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   A support group for owners of dogs with GME (Granulomatous Meningoencephalomyelitis) or NME (Necrotizing Meningoencephalitis)
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Welcome to gmedogs forum

This forum was created as a support group for owners of dogs with GME (Granulomatous Meningoencephalomyelitis) or NME (Necrotizing Meningoencephalitis). The board is a place to share whatever you want with others who know what you are going through.
As a guest, you can read all the posts, but you will need to register to post something of your own.
I hope you find comfort and support in this group. Despite this disease's grim prognosis, new treatments have given hope to many dogs out there.


**This forum is Not Intended for and Does Not Give Veterinary Advice. Any articles or posts by members are intended for general information purposes only. Nothing here should be considered "veterinary advice", which can only be given to you by your own veterinarian or other professional. Some information you read on this site may be inappropriate for your own situation, or you may misinterpret something in a way that could be distressing or harmful to your pet. You should ALWAYS consult with a veterinarian before giving your pet any medications, herbal or otherwise, or before trying any form of treatment!!
This site is wholly owned and operated by non-veterinarians. Any information contained in this forum is from member postings only. This site is not intended for veterinary evaluation, diagnosis, or treatment purposes.**


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 Post subject: Re: Cytarabine/Cytosar/Cytosine
PostPosted: Sat Jul 24, 2010 6:11 pm 
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Cytarabine/Cytosine Arabinoside (Cytosar-U, Ara-C)

What is it?

Cytarabine is an anti-cancer (antineoplastic or cytotoxic) chemotherapy drug. It can be administered intravenously or by subcutaneous injection.

In humans, cytarabine is used to treat some forms of leukemia. In dogs, cytarabine is often used to treat lymphoreticular neoplasms, myeloproliferative disease, CNS lymphoma, and GME.

What it does:

Cytarabine suppresses the immune system by killing cells undergoing DNA synthesis (S-phase) and preventing the progression of cells from the G1 phase to the S-phase.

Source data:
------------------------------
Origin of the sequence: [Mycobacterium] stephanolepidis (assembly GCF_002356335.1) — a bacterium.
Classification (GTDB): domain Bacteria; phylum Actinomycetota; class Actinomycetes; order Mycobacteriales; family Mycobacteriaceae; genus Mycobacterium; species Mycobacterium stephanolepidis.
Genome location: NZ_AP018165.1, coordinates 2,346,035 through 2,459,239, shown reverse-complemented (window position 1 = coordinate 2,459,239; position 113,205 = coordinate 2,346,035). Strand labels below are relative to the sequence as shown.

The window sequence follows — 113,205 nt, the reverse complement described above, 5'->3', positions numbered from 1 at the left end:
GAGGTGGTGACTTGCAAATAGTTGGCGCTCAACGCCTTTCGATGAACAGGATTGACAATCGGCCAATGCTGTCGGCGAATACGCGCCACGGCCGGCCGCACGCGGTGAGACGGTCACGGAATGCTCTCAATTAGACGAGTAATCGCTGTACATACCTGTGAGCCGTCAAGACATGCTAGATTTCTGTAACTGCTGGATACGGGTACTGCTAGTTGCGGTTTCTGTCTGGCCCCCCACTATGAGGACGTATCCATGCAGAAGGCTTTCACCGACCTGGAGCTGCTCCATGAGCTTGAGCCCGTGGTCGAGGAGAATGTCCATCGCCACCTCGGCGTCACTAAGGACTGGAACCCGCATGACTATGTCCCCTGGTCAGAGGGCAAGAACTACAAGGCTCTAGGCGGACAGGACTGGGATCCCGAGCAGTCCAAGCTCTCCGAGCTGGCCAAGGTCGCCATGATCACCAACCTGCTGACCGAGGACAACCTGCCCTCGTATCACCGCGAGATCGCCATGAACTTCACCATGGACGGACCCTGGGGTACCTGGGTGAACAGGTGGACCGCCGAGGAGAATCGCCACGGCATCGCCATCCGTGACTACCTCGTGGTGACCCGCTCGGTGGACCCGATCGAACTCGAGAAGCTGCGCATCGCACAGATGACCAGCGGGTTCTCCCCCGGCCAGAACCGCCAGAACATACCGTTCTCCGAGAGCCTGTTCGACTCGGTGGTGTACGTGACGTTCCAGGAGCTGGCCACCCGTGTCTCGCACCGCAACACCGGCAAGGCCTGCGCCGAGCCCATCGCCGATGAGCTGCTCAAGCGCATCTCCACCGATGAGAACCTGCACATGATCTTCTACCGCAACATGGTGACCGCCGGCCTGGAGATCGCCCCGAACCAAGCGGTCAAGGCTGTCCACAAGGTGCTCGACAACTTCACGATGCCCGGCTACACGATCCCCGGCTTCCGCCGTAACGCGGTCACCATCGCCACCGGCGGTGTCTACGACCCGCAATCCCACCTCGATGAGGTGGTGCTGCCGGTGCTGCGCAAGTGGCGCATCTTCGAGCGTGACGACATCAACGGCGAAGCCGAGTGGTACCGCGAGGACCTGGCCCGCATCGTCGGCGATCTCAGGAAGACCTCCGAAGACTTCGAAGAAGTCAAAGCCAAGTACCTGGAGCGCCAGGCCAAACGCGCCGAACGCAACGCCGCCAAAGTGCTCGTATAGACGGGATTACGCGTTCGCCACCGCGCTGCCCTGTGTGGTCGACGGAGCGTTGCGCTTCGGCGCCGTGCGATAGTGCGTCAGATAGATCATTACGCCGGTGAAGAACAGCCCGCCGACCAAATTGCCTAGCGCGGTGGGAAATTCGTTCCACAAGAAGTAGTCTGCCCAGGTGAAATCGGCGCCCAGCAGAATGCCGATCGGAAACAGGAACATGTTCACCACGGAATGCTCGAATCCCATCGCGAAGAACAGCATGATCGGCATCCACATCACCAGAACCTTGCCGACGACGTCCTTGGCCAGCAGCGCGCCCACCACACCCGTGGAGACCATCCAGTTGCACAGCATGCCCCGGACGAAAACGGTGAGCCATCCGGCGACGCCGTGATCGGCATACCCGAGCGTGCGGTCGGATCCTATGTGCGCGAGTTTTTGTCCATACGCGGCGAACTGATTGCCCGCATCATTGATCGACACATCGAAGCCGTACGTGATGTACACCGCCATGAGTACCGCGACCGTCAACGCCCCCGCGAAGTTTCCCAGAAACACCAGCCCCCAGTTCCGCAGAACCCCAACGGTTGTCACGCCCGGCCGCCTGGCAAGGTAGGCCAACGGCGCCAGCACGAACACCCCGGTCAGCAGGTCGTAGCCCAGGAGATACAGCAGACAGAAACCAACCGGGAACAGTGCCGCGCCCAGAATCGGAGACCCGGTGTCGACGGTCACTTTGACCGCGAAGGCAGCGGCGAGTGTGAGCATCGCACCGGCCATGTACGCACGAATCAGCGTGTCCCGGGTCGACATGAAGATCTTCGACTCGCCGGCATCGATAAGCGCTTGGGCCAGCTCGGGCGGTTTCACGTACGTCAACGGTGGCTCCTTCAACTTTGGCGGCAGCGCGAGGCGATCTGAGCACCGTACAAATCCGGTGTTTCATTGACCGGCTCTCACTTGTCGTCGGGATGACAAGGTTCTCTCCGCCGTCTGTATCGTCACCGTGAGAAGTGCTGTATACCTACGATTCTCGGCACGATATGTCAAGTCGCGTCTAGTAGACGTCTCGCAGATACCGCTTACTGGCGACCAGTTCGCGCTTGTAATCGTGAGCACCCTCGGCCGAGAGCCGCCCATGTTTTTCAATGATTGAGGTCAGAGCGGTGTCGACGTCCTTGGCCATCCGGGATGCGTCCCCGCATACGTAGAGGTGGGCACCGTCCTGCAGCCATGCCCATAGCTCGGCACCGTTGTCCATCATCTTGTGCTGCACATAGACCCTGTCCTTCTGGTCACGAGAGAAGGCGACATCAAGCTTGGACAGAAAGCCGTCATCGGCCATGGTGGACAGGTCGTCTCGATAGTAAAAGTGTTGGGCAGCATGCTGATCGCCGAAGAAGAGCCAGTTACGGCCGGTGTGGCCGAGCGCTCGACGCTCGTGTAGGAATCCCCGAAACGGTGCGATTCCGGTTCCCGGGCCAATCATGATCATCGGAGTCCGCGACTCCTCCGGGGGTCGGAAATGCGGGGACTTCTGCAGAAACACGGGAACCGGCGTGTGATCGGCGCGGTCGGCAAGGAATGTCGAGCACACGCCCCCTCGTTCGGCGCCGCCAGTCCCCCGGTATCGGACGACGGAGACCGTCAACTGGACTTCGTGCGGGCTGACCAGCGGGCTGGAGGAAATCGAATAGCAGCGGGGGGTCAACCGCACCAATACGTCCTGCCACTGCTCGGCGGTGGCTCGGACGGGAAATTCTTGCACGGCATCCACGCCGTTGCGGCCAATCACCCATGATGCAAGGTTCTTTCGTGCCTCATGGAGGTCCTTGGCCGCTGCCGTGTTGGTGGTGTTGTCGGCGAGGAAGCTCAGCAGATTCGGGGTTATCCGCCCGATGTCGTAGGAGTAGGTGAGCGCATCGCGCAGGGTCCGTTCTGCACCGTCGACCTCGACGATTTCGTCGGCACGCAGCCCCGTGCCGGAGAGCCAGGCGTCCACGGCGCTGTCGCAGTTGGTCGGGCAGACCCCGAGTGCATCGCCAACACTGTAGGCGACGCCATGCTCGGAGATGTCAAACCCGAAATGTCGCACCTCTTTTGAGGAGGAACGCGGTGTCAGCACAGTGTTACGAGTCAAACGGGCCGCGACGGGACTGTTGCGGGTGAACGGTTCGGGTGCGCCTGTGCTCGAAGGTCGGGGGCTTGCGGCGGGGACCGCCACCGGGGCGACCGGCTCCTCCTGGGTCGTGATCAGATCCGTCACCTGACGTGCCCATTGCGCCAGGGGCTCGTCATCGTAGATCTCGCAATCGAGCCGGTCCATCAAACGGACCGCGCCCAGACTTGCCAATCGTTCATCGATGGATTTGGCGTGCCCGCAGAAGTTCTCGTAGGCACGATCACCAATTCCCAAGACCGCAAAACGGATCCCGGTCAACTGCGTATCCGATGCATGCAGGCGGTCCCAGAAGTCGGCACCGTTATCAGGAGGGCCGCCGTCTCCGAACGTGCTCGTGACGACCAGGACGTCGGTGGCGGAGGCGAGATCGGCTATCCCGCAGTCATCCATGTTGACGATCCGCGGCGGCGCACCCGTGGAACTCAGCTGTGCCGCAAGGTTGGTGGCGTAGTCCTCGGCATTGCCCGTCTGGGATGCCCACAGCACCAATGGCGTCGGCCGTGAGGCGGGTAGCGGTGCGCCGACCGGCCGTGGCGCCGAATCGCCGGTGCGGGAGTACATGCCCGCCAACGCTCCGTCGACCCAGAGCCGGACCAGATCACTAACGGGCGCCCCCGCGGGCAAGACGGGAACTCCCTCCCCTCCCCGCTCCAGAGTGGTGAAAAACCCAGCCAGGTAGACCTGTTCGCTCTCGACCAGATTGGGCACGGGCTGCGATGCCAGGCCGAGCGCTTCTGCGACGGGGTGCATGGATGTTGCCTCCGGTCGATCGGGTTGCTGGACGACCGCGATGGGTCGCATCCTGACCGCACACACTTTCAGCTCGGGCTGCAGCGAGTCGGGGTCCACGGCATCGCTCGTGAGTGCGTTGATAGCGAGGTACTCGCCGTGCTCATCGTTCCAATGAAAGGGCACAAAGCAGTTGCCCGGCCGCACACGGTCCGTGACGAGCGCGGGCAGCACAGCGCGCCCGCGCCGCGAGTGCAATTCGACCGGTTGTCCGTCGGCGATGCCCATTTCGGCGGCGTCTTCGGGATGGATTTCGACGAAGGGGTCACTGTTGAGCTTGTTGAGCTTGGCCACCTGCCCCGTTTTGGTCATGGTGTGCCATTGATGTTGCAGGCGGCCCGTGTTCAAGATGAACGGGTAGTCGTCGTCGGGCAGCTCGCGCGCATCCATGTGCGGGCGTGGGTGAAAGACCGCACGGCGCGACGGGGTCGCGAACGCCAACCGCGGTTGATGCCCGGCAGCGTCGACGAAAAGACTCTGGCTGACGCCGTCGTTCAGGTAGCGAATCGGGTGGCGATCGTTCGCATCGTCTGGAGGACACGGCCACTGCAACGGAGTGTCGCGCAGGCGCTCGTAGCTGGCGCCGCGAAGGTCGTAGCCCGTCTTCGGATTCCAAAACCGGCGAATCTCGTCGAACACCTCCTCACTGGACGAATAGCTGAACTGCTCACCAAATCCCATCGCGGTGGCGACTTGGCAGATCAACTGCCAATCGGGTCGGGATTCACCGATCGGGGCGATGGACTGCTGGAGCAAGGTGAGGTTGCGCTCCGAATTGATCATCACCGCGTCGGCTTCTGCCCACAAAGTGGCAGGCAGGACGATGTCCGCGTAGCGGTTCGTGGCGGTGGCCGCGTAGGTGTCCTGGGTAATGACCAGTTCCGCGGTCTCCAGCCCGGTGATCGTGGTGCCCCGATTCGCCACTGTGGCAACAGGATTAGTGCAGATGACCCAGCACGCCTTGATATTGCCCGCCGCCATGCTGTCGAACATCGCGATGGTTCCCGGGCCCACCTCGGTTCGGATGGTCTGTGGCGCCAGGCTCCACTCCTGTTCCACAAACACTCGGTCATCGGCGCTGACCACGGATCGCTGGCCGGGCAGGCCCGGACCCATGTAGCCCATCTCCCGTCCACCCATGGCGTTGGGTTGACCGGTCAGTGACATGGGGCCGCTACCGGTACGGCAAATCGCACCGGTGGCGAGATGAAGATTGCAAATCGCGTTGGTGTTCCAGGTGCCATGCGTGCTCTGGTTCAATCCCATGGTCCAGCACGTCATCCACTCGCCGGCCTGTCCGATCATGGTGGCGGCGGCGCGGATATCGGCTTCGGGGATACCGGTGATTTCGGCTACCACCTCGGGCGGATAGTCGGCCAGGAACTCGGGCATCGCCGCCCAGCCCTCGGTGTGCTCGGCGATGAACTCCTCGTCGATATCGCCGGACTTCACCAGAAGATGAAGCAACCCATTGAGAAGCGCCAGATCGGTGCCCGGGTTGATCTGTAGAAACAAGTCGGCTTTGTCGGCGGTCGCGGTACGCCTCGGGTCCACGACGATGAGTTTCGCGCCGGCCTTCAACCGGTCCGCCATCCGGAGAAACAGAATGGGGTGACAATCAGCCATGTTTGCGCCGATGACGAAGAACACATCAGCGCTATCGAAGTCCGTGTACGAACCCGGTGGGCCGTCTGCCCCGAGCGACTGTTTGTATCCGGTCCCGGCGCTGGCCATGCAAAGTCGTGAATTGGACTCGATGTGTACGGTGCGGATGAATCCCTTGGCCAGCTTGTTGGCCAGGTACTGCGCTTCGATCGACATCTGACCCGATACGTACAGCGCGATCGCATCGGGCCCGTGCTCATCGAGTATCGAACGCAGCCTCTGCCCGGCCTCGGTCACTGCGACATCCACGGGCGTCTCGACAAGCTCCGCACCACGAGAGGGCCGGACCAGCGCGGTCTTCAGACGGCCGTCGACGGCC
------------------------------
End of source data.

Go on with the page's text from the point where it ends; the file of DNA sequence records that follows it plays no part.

For the purposes of treating GME, cytarabine suppresses the immune system, thereby suppressing the auto-immune reaction.

Usual Dosage:

The protocol used for treating dogs with GME is a subcutaneous injection of 50 mg/M2 every 12 hours for 2 consecutive days, repeated initially every 3 weeks.

Because cytarabine is an antineoplastic agent, the dosage is configured based on M2 (or meters squared), so the veterinarian will need to configure the appropriate dose for the dog.

If additional chemotherapy drugs are used, the intervals between each series of cytarabine injections may need to be increased to 4 weeks.

Generally, cytarabine is supplied in pre-mixed vials of 20mg/mL concentration.

After administration of the cytarabine injection series (Day 1), the cytarabine begins suppressing the white blood cell count within 24 hours. This suppression continues up until Day 7-9, the first nadir (or low point). Then the white cell count will rise gradually to a small peak around Day 12. After Day 12, the white cell count will drop again to a second and deeper nadir at Day 15-24. From here, the white cell count will rise over the next 10 days to a level higher than baseline.

Side Effects:

Possible side effects of this drug are:

• Low white blood cell counts (myelosuppression)

• Low red blood cell counts or low hemoglobin (anemia)

• Low platelets (thrombocytopenia)

• Infection – Because cytarabine is suppressing the immune system, your dog will be at a greater risk of contracting an infection.

• The following side effects were frequently reported in humans using cytarabine: anorexia, nausea, vomiting, diarrhea, oral and anal inflammation or ulceration, hepatic dysfunction, fever, rash, thrombophlebitis, and bleeding.

• The following side effects were less frequently reported in humans using cytarabine: sepsis, pneumonia, cellulitis at injection site, skin ulceration, urinary retention, renal dysfunction, neuritis, neural toxicity, sore throat, esophageal ulceration, esophagitis, chest pain, pericarditis, bowel necrosis, abdominal pain, pancreatitis, freckling, jaundice, conjunctivitis, dizziness, alopecia, anaphylaxis, allergic edema, pruritis, shortness of breath, urticaria, headache.

When this drug should not be used (Contra-indications) :

• If the dog has an active meningeal infection

• Alert your vet if your dog is taking digoxin or gentamicin. They may interact with cytarabine.

• Pregnant Bitches

• Use with caution if your dog has liver or kidney insufficiency.

Monitoring:

Because of the potential for myelosuppression (low white blood cell counts), monitoring blood work is extremely important. The general recommendation for monitoring is to check a CBC weekly for the first month or two, then every 2-3 months thereafter. More frequent monitoring is suggested if the dose changes or another chemotherapy agent is added to the regimen.


Sources:

A Practical Guide to Canine & Feline Neurology. By Curtis W. Dewey. Second Edition. 2008.

Cytarabine Prescribing information. http://www.hospira.com/_docs/Cytarabine ... OMOWEB.pdf

Cytarabine. By Dr. Nicholas Dodman. http://www.petplace.com/drug-library/cy ... page1.aspx


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